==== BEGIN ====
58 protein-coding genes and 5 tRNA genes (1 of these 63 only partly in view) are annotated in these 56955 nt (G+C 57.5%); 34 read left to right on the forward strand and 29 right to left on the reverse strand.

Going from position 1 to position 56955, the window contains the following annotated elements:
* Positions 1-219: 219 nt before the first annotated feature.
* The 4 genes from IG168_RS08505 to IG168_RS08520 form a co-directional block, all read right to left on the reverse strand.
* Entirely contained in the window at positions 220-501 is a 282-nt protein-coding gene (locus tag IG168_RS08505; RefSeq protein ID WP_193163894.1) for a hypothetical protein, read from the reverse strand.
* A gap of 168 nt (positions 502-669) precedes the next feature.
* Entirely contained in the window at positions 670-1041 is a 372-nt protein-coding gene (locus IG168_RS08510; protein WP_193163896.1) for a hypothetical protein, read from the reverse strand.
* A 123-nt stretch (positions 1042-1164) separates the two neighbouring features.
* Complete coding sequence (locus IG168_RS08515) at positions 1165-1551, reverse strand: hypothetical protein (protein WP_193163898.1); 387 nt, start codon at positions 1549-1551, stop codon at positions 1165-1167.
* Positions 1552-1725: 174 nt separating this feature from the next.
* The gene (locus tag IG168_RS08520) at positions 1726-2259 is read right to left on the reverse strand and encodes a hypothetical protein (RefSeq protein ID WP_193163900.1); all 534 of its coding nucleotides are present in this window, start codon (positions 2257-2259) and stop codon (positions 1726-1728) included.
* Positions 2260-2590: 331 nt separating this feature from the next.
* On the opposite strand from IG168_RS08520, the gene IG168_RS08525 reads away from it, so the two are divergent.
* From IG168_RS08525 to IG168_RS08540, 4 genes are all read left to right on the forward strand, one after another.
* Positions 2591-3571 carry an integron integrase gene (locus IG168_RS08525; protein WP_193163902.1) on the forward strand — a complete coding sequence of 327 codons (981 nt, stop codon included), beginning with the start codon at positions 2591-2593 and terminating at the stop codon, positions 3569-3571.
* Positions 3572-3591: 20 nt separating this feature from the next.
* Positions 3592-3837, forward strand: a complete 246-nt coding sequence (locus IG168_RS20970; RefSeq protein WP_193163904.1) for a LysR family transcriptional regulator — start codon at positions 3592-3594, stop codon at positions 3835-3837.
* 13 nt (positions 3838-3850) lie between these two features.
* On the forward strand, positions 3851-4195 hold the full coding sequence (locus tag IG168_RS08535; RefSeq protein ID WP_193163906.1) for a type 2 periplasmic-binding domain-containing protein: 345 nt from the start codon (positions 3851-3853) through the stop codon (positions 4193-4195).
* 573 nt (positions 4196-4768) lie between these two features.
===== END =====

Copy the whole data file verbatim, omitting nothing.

58 protein-coding genes and 5 tRNA genes (1 of these 63 only partly in view) are annotated in these 56955 nt (G+C 57.5%); 34 read left to right on the forward strand and 29 right to left on the reverse strand.

Going from position 1 to position 56955, the window contains the following annotated elements:
* Positions 1-219: 219 nt before the first annotated feature.
* The 4 genes from IG168_RS08505 to IG168_RS08520 form a co-directional block, all read right to left on the reverse strand.
* Entirely contained in the window at positions 220-501 is a 282-nt protein-coding gene (locus tag IG168_RS08505; RefSeq protein ID WP_193163894.1) for a hypothetical protein, read from the reverse strand.
* A gap of 168 nt (positions 502-669) precedes the next feature.
* Entirely contained in the window at positions 670-1041 is a 372-nt protein-coding gene (locus IG168_RS08510; protein WP_193163896.1) for a hypothetical protein, read from the reverse strand.
* A 123-nt stretch (positions 1042-1164) separates the two neighbouring features.
* Complete coding sequence (locus IG168_RS08515) at positions 1165-1551, reverse strand: hypothetical protein (protein WP_193163898.1); 387 nt, start codon at positions 1549-1551, stop codon at positions 1165-1167.
* Positions 1552-1725: 174 nt separating this feature from the next.
* The gene (locus tag IG168_RS08520) at positions 1726-2259 is read right to left on the reverse strand and encodes a hypothetical protein (RefSeq protein ID WP_193163900.1); all 534 of its coding nucleotides are present in this window, start codon (positions 2257-2259) and stop codon (positions 1726-1728) included.
* Positions 2260-2590: 331 nt separating this feature from the next.
* On the opposite strand from IG168_RS08520, the gene IG168_RS08525 reads away from it, so the two are divergent.
* From IG168_RS08525 to IG168_RS08540, 4 genes are all read left to right on the forward strand, one after another.
* Positions 2591-3571 carry an integron integrase gene (locus IG168_RS08525; protein WP_193163902.1) on the forward strand — a complete coding sequence of 327 codons (981 nt, stop codon included), beginning with the start codon at positions 2591-2593 and terminating at the stop codon, positions 3569-3571.
* Positions 3572-3591: 20 nt separating this feature from the next.
* Positions 3592-3837, forward strand: a complete 246-nt coding sequence (locus IG168_RS20970; RefSeq protein WP_193163904.1) for a LysR family transcriptional regulator — start codon at positions 3592-3594, stop codon at positions 3835-3837.
* 13 nt (positions 3838-3850) lie between these two features.
* On the forward strand, positions 3851-4195 hold the full coding sequence (locus tag IG168_RS08535; RefSeq protein ID WP_193163906.1) for a type 2 periplasmic-binding domain-containing protein: 345 nt from the start codon (positions 3851-3853) through the stop codon (positions 4193-4195).
* 573 nt (positions 4196-4768) lie between these two features.